As Armenia has accused Azerbaijan of amassing troops and complained about a blockade of its only land connection to Nagorno-Karabakh, fears of a new war have grown recently.
Although a substantial portion of the territory has been under the hands of ethnic Armenians for three decades, it is recognized internationally as belonging to Azerbaijan.
The conflict that has lasted the longest in the history of the globe is centered on Nagorno-Karabakh, which is located in the South Caucasus mountain range.
The conflict has its roots in the early 20th century, when Nagorno-Karabakh was part of the Russian Empire. After the Russian Revolution, the region was transferred to the newly formed Soviet Union. In 1923, Nagorno-Karabakh was made an autonomous region within the Azerbaijan Soviet Socialist Republic.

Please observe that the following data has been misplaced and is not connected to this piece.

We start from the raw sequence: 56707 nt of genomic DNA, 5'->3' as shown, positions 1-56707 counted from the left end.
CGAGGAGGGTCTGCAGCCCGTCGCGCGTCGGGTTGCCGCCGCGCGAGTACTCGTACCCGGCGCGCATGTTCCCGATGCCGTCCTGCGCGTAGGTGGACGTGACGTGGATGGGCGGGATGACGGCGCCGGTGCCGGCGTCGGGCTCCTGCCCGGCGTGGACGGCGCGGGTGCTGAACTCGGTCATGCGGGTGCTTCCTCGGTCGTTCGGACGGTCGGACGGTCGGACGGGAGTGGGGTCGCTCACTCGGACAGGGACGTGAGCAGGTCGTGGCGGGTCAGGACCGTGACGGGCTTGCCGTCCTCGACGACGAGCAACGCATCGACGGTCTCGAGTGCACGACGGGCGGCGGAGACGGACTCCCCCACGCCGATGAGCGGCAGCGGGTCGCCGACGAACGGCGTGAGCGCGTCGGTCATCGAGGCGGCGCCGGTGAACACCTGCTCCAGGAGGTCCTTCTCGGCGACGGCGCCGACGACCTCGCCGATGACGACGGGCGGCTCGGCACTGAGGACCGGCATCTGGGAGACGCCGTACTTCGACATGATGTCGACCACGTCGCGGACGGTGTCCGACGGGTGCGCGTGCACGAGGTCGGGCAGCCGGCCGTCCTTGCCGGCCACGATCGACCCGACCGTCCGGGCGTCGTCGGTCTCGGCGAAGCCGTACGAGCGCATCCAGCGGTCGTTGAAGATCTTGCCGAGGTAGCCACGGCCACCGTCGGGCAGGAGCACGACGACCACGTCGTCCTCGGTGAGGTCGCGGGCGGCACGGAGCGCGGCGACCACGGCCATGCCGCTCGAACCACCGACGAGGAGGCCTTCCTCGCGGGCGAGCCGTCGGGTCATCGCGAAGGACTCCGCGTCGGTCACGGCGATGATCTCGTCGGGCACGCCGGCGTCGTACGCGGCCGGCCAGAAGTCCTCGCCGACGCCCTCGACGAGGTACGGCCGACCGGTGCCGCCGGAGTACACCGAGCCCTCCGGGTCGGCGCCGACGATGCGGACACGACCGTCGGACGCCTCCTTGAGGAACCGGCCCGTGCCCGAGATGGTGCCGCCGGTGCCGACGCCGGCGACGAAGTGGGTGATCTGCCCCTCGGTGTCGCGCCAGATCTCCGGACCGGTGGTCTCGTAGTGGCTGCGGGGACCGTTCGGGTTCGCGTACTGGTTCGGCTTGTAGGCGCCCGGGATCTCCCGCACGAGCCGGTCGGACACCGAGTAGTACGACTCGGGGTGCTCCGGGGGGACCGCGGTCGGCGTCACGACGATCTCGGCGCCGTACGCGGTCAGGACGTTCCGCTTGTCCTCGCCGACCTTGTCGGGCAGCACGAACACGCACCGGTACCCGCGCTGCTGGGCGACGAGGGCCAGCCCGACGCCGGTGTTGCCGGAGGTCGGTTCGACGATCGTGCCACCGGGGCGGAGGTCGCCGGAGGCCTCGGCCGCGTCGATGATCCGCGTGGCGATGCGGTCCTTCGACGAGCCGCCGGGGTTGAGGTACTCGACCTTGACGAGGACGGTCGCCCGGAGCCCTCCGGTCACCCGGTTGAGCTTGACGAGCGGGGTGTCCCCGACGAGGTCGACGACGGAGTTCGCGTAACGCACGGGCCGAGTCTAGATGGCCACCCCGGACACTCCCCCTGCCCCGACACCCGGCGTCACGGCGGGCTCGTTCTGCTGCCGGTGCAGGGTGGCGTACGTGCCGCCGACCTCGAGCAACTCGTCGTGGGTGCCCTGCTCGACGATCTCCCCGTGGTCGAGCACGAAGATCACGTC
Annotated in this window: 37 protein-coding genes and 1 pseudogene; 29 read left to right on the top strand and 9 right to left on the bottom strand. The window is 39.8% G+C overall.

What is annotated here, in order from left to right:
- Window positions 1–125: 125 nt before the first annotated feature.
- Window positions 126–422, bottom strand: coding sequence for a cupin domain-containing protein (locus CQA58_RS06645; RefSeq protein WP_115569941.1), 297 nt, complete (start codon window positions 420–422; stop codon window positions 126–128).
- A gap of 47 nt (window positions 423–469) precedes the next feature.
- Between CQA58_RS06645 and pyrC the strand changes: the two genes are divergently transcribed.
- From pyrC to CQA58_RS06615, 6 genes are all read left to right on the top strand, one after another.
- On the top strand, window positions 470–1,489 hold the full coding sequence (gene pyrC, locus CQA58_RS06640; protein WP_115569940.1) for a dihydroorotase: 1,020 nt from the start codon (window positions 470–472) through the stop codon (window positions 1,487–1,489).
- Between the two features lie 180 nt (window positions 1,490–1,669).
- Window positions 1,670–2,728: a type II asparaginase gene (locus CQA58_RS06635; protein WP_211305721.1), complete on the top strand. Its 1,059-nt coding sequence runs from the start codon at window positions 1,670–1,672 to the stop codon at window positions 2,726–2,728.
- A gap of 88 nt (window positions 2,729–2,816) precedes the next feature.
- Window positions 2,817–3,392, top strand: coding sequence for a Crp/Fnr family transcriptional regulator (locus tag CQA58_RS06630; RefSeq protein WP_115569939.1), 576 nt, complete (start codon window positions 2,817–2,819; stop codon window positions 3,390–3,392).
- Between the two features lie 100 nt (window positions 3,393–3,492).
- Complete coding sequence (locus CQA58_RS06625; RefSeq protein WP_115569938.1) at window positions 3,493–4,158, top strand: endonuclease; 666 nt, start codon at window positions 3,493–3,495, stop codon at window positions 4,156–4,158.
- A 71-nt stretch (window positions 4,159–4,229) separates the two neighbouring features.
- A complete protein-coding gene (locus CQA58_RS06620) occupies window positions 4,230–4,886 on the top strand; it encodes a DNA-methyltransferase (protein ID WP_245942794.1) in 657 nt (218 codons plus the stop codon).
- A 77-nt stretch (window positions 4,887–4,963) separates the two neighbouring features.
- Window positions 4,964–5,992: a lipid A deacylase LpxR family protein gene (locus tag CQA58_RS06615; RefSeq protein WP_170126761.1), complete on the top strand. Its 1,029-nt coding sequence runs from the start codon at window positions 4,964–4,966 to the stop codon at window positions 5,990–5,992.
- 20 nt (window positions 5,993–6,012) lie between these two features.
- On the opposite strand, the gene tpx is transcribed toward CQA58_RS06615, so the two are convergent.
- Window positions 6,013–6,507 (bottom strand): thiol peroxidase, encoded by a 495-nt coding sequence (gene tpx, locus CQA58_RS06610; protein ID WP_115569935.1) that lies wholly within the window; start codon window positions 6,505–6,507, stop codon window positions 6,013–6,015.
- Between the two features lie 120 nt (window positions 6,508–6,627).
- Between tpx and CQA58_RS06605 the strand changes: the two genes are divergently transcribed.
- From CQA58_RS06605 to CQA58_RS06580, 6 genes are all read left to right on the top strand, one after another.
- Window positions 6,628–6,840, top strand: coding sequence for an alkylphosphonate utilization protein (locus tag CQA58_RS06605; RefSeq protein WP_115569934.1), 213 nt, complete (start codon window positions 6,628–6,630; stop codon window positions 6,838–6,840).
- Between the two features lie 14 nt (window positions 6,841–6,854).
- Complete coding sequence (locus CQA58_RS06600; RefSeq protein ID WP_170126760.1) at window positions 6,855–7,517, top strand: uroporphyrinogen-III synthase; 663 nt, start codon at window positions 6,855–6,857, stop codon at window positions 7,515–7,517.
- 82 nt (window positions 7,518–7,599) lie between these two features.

In the late 1980s, as the Soviet Union began to collapse, there were growing calls for independence in Nagorno-Karabakh. In 1988, the Nagorno-Karabakh Autonomous Oblast declared its secession from Azerbaijan. This led to a war between Armenia and Azerbaijan, which lasted from 1991 to 1994. The war ended with a ceasefire, but the conflict remained unresolved.
In 2020, the conflict flared up again, resulting in a six-week war. Azerbaijan made significant gains, retaking control of the seven surrounding districts and a significant portion of Nagorno-Karabakh. A ceasefire was eventually agreed upon, but the conflict remains unresolved.
The Nagorno-Karabakh conflict is a complex and difficult issue. There are no easy solutions, and both sides have made legitimate claims. The conflict has had a devastating impact on the people of the region, resulting in thousands of deaths and the displacement of hundreds of thousands more.